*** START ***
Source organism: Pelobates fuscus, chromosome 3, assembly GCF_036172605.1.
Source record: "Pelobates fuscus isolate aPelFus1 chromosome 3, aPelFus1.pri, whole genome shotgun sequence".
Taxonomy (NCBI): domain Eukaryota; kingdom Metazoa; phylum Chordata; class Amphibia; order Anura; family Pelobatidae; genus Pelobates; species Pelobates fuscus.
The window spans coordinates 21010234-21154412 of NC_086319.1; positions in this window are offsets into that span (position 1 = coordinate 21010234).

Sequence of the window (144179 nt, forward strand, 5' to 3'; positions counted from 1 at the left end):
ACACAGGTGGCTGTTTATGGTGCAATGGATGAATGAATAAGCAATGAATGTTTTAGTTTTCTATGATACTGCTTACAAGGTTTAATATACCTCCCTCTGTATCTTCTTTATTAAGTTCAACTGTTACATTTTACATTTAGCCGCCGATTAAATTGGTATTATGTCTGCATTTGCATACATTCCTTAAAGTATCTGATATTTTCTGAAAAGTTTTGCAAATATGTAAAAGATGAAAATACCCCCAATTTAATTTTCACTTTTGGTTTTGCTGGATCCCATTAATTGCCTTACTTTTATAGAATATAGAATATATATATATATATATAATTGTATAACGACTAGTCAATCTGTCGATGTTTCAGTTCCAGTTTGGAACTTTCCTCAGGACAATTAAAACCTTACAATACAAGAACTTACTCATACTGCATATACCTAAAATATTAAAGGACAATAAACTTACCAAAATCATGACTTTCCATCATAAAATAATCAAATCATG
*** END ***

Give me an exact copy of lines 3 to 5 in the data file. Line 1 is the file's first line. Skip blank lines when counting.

Taxonomy (NCBI): domain Eukaryota; kingdom Metazoa; phylum Chordata; class Amphibia; order Anura; family Pelobatidae; genus Pelobates; species Pelobates fuscus.
The window spans coordinates 21010234-21154412 of NC_086319.1; positions in this window are offsets into that span (position 1 = coordinate 21010234).

Sequence of the window (144179 nt, forward strand, 5' to 3'; positions counted from 1 at the left end):